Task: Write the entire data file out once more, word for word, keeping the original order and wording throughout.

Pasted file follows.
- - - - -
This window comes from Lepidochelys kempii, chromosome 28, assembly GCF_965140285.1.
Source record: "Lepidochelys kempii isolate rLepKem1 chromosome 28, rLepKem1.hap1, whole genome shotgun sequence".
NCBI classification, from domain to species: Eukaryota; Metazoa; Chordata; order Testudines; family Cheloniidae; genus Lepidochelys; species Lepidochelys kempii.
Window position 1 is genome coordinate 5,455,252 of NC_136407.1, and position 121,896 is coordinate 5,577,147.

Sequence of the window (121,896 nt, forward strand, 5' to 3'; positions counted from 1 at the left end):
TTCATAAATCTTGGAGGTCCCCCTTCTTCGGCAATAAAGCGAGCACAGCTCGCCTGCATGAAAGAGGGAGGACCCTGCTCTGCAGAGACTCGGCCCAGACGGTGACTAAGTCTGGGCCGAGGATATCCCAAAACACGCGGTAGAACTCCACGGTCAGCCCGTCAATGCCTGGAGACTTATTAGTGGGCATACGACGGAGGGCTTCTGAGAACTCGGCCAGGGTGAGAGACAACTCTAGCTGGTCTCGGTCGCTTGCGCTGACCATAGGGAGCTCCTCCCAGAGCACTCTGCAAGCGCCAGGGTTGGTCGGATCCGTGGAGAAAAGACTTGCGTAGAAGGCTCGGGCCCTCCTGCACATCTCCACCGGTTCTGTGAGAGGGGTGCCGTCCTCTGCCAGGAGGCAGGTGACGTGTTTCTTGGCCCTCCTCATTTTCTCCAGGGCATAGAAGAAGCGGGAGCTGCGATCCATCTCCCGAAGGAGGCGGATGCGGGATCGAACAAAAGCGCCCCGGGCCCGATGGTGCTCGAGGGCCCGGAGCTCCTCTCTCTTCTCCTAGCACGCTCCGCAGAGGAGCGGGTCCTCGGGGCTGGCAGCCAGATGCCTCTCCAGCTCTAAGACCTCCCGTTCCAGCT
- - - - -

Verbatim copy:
This window comes from Lepidochelys kempii, chromosome 28, assembly GCF_965140285.1.
Source record: "Lepidochelys kempii isolate rLepKem1 chromosome 28, rLepKem1.hap1, whole genome shotgun sequence".
NCBI classification, from domain to species: Eukaryota; Metazoa; Chordata; order Testudines; family Cheloniidae; genus Lepidochelys; species Lepidochelys kempii.
Window position 1 is genome coordinate 5,455,252 of NC_136407.1, and position 121,896 is coordinate 5,577,147.

Sequence of the window (121,896 nt, forward strand, 5' to 3'; positions counted from 1 at the left end):
TTCATAAATCTTGGAGGTCCCCCTTCTTCGGCAATAAAGCGAGCACAGCTCGCCTGCATGAAAGAGGGAGGACCCTGCTCTGCAGAGACTCGGCCCAGACGGTGACTAAGTCTGGGCCGAGGATATCCCAAAACACGCGGTAGAACTCCACGGTCAGCCCGTCAATGCCTGGAGACTTATTAGTGGGCATACGACGGAGGGCTTCTGAGAACTCGGCCAGGGTGAGAGACAACTCTAGCTGGTCTCGGTCGCTTGCGCTGACCATAGGGAGCTCCTCCCAGAGCACTCTGCAAGCGCCAGGGTTGGTCGGATCCGTGGAGAAAAGACTTGCGTAGAAGGCTCGGGCCCTCCTGCACATCTCCACCGGTTCTGTGAGAGGGGTGCCGTCCTCTGCCAGGAGGCAGGTGACGTGTTTCTTGGCCCTCCTCATTTTCTCCAGGGCATAGAAGAAGCGGGAGCTGCGATCCATCTCCCGAAGGAGGCGGATGCGGGATCGAACAAAAGCGCCCCGGGCCCGATGGTGCTCGAGGGCCCGGAGCTCCTCTCTCTTCTCCTAGCACGCTCCGCAGAGGAGCGGGTCCTCGGGGCTGGCAGCCAGATGCCTCTCCAGCTCTAAGACCTCCCGTTCCAGCT